Succession Planning by the (Hard) Numbers

In an early-morning talk, the multiples to be gained made sleepy advisors sit up and take notice

“Over 100 people at a presentation about succession planning at 7:30 on a Sunday morning shows you the commitment to the topic.”

With that, Nexus Strategy president Tim Welsh launched into a discussion at FPA Experience 2013 in Orlando of why it’s so popular — and important. Yes, you need a succession plan to ensure continuity and continued client goodwill, but putting hard numbers to the possible valuations made the advisors in attendance sit up and take notice.

“The multiples when it comes to the value of a firm can be as high as 10 times,” Welsh said. “That means $50,000 in cash flow suddenly becomes a $500,000 asset.”

He noted the aforementioned goodwill of the client base is what drives success, but if that goodwill is represented by documents and processes “that are a mess,” why wouldn’t the advisor spend $20,000 or $30,000 in technology to help clean it up and ready the firm for sale?

“Think about something like a document management system and the ROI it can bring,” he explained. “It helps to establish compliance processes and reduce costs, enhances productivity, reduces overhead, streamlines workflow and makes life fun again.”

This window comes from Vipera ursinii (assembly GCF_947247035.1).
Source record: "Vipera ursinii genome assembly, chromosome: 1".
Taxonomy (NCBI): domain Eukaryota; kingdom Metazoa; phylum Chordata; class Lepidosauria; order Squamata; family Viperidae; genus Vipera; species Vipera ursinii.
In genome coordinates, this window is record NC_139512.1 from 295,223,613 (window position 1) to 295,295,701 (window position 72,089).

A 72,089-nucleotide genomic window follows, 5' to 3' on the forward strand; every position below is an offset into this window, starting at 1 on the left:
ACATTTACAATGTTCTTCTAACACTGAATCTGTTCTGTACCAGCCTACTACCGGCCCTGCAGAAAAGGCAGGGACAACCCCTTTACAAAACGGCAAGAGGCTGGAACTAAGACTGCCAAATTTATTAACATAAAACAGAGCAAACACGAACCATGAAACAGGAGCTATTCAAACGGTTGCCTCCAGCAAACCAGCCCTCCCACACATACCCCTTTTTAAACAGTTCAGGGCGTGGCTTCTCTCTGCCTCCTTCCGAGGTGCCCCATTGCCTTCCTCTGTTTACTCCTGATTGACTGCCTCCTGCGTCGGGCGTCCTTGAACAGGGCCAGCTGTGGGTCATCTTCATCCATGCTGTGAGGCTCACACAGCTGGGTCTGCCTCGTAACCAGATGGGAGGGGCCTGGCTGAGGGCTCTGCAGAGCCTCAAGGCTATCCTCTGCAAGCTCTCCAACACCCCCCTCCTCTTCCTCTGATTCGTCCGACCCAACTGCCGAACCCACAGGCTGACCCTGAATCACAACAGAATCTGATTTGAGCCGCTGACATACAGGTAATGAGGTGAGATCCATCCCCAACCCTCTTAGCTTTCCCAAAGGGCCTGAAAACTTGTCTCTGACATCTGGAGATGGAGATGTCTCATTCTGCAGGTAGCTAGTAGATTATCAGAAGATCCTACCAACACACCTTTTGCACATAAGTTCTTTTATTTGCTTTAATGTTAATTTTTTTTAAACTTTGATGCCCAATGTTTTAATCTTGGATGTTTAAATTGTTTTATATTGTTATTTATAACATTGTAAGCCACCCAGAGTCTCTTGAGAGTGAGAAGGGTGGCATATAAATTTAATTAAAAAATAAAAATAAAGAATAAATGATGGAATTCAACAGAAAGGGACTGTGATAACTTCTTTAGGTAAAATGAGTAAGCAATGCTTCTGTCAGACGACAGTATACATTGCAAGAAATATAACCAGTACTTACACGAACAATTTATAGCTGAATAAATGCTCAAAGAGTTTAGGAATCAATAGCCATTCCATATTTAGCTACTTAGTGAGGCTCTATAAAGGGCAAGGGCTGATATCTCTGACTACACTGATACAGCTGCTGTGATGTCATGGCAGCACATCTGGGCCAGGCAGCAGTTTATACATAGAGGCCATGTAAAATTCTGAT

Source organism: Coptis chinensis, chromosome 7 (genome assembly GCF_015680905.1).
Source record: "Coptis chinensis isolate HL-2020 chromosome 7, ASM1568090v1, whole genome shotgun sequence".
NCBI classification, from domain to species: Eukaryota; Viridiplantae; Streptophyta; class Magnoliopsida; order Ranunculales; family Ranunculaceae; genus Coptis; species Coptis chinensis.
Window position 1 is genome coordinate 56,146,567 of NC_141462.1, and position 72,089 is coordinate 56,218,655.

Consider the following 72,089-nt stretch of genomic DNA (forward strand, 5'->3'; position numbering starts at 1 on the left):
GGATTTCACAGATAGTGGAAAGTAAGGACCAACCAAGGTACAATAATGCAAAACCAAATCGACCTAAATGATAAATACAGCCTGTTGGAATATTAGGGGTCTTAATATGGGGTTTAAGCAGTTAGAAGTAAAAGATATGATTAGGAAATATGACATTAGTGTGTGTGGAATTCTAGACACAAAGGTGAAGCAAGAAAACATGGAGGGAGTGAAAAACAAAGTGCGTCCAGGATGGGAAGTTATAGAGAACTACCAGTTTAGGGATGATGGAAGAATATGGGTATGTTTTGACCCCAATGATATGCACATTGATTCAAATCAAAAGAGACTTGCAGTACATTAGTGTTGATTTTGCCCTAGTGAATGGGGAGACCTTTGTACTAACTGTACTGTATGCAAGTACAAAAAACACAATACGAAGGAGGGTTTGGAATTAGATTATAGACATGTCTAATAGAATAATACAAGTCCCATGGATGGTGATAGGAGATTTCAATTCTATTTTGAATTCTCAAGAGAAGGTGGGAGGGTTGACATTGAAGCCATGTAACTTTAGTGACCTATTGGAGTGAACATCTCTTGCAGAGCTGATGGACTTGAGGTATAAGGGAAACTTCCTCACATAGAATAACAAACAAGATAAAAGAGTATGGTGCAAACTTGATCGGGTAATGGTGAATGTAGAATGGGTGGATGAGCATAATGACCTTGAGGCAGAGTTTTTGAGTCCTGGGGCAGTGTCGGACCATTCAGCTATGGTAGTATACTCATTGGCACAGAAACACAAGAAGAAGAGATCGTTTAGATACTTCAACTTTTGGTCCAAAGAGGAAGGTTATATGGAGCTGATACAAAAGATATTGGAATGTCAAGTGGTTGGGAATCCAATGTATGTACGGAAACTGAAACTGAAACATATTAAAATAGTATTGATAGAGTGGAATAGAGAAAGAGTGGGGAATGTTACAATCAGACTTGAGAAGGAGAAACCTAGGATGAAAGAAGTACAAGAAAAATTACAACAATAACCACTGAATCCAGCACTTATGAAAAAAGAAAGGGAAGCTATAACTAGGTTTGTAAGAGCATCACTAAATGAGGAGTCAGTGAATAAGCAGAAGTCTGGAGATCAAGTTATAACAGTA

Technology integration results in 20% more annual income and 30% higher operating profit, he noted. Workflow automation results in back-office savings of 5% of revenues. With a document management system, savings to overhead equals 9% of revenues.

“This is often the advisor’s biggest asset, and they get one shot at monetizing it for retirement, so they better do it right,” he added.

He also pointed to “the people with capital behind them” that also see the opportunity in purchasing advisory firms, and in many cases flipping them.

“We tell advisors that if they have any excess cash, don’t put it in the stock market, put it into your business. Where else will you get that type of return?"

But in a nod to the cobbler’s shoeless children, he lamented the fact that so many advisors are unprepared.

“Half of all advisors are over the age of 55,” Welsh said. “Less than one-third has a plan in place. This lack of planning is creating urgency. Why? Because it takes between five and 10 years to implement a succession plan.

The time is now, he concluded. Invest in technology to drive systematization and efficiencies. It will increase the advisor’s business value and help create a transferable business.

“They haven’t planned," he said, "which is the ultimate irony for the planning profession.”

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Check out 3 Advisor Succession Planning Lessons From Tommy Boy: When Family Is Involved by Kirk Hulett on ThinkAdvisor.

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